The first great shift was the move from orality to literacy. Just because we began writing things down, didn’t mean we stopped talking, it did however mean the externalisation of culture, it meant a new form of cultural memory, a new way for victors to write history, a new mode or form of information and expression. Those new modes feed back into our cultural development. The second great shift was from literate to scribal culture, we in Ireland are familiar with scribal culture, mostly from learning at playschool that the Book of Kells is one of our great cultural treasures. We simply love books, and monks and writing in Ireland and now we love the internet too all the important internet companies have offices in Ireland and not just to be close to the Book of Kells.

That later monastic network of scriptoriums, copiers, colourists and scribes brought about more powerful controls on information, individual precious works of art and knowledge, data and design as an artisan culture (industry) flourished. Then the printing press changed the whole thing again, a partial democratisation of sorts, any number of copies could be made of any printable form of information, a wine rack-like machine could spread hand to hand (or sleeve to sleeve) all sorts of info across a continent and beyond, another great cultural shift as technology impacted the diversity of creativity and information, making more and more modes and forms of expression, the pamphlet, the newspaper, the novel, while also creating a big hullaballoo among those seeking to control them.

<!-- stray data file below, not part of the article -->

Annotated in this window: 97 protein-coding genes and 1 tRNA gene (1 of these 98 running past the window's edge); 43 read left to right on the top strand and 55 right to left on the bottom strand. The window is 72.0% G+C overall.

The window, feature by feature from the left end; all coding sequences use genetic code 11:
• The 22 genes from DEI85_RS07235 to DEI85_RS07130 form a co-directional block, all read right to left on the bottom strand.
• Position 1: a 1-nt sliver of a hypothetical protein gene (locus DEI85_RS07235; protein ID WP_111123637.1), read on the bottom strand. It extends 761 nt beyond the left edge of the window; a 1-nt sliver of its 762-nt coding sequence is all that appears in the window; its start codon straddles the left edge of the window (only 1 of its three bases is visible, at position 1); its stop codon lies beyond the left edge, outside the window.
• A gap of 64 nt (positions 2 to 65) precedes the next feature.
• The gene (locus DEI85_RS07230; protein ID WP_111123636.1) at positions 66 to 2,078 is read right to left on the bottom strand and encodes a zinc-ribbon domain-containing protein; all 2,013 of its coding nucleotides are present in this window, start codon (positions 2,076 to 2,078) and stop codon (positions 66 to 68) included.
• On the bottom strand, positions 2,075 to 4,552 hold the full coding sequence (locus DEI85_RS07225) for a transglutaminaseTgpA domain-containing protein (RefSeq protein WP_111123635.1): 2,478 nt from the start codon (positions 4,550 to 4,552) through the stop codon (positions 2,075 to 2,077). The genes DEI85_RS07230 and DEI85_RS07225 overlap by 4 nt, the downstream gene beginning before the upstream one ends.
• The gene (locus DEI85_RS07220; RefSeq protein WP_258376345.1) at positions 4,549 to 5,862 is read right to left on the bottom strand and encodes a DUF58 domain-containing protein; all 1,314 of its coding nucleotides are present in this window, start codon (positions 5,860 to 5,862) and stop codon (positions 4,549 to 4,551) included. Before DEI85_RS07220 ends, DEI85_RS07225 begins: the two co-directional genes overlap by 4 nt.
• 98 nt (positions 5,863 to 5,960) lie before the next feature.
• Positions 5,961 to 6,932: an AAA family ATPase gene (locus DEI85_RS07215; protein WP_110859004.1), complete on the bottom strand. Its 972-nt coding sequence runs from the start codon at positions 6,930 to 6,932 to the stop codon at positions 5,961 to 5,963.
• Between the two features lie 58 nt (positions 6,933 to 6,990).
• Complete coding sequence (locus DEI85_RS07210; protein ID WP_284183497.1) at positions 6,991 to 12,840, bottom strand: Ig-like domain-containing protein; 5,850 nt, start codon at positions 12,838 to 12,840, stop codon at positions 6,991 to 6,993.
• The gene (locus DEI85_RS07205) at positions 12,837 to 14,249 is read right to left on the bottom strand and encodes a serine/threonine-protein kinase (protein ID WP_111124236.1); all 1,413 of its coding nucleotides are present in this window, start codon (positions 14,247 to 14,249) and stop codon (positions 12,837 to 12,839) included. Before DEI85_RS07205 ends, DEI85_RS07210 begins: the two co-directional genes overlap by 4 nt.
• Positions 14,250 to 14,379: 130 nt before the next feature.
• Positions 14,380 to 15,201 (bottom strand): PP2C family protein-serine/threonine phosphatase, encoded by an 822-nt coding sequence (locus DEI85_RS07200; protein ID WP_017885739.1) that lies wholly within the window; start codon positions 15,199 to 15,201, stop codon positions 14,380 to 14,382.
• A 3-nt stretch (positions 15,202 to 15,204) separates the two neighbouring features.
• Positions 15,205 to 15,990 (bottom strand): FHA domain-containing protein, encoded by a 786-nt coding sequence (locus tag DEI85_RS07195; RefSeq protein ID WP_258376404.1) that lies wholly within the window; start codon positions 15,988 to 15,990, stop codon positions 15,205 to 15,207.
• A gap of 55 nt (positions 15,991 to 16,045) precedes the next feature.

The fourth great shift, the shift from printed culture to network culture has occurred mostly as result of the aforementioned rise of the internet. You reading this today is somehow an expression of that. Yet our modes of expression are only beginning to emerge, we have trolls, memes and transmedia, we have internet dating, gaming culture and porn, we have social media, mobile internet and steam, we have file-sharing, free stuff and citizen journalism… and don’t forget all that has been written about ‘The Long Tail’. That idea that no matter how obscure your interests, simply by weight of the numbers connected to this network, you’ll find someone or some place on the net that you can connect with or belong. That’s a pretty positive thought.

We don’t forget the shadow web, the tor browser, a whole kit and caboodle that isn’t seen nor acknowledged by the vast majority of Joe public, a perhaps darker side. The simple truth is that while there has been huge disruption as a result of the rise of the internet, some like Nicholas Carr would argue that its effects are detrimental, the internet is, at twenty-five , still in its infancy when compared to those other cultural shifts, and has a long, long way to go before it reaches anything like maturity.

internet 25years